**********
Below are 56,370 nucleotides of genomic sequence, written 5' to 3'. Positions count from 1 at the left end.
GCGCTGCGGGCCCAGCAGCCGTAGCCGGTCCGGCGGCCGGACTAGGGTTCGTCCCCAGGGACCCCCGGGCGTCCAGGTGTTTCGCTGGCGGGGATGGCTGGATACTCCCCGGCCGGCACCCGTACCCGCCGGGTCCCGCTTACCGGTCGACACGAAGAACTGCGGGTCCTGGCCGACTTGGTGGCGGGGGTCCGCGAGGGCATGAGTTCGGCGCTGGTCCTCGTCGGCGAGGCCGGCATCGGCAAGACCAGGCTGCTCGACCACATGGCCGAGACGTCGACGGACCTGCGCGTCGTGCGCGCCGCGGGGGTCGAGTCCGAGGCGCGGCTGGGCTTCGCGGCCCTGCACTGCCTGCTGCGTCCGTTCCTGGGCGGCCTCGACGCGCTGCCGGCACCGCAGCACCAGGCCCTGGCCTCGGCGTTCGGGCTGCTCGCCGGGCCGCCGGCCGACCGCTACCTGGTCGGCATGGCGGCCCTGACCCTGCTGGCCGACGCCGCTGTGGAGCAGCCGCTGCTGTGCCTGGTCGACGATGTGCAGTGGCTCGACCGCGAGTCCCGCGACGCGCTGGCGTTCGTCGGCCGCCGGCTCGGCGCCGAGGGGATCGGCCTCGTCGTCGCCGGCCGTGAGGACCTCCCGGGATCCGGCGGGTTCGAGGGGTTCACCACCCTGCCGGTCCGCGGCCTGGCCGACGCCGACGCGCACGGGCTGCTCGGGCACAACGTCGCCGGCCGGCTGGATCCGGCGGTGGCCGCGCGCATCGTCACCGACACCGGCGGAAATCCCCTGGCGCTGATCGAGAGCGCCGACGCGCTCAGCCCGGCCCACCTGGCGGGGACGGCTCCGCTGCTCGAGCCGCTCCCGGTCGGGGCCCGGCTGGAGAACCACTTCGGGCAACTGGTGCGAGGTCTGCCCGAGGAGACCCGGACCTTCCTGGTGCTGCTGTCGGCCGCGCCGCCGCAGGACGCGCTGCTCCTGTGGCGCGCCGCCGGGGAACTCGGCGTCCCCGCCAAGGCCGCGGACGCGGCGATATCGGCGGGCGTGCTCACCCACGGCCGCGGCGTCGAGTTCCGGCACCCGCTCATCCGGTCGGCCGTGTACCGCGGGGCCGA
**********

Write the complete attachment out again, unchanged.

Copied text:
Below are 56,370 nucleotides of genomic sequence, written 5' to 3'. Positions count from 1 at the left end.
GCGCTGCGGGCCCAGCAGCCGTAGCCGGTCCGGCGGCCGGACTAGGGTTCGTCCCCAGGGACCCCCGGGCGTCCAGGTGTTTCGCTGGCGGGGATGGCTGGATACTCCCCGGCCGGCACCCGTACCCGCCGGGTCCCGCTTACCGGTCGACACGAAGAACTGCGGGTCCTGGCCGACTTGGTGGCGGGGGTCCGCGAGGGCATGAGTTCGGCGCTGGTCCTCGTCGGCGAGGCCGGCATCGGCAAGACCAGGCTGCTCGACCACATGGCCGAGACGTCGACGGACCTGCGCGTCGTGCGCGCCGCGGGGGTCGAGTCCGAGGCGCGGCTGGGCTTCGCGGCCCTGCACTGCCTGCTGCGTCCGTTCCTGGGCGGCCTCGACGCGCTGCCGGCACCGCAGCACCAGGCCCTGGCCTCGGCGTTCGGGCTGCTCGCCGGGCCGCCGGCCGACCGCTACCTGGTCGGCATGGCGGCCCTGACCCTGCTGGCCGACGCCGCTGTGGAGCAGCCGCTGCTGTGCCTGGTCGACGATGTGCAGTGGCTCGACCGCGAGTCCCGCGACGCGCTGGCGTTCGTCGGCCGCCGGCTCGGCGCCGAGGGGATCGGCCTCGTCGTCGCCGGCCGTGAGGACCTCCCGGGATCCGGCGGGTTCGAGGGGTTCACCACCCTGCCGGTCCGCGGCCTGGCCGACGCCGACGCGCACGGGCTGCTCGGGCACAACGTCGCCGGCCGGCTGGATCCGGCGGTGGCCGCGCGCATCGTCACCGACACCGGCGGAAATCCCCTGGCGCTGATCGAGAGCGCCGACGCGCTCAGCCCGGCCCACCTGGCGGGGACGGCTCCGCTGCTCGAGCCGCTCCCGGTCGGGGCCCGGCTGGAGAACCACTTCGGGCAACTGGTGCGAGGTCTGCCCGAGGAGACCCGGACCTTCCTGGTGCTGCTGTCGGCCGCGCCGCCGCAGGACGCGCTGCTCCTGTGGCGCGCCGCCGGGGAACTCGGCGTCCCCGCCAAGGCCGCGGACGCGGCGATATCGGCGGGCGTGCTCACCCACGGCCGCGGCGTCGAGTTCCGGCACCCGCTCATCCGGTCGGCCGTGTACCGCGGGGCCGA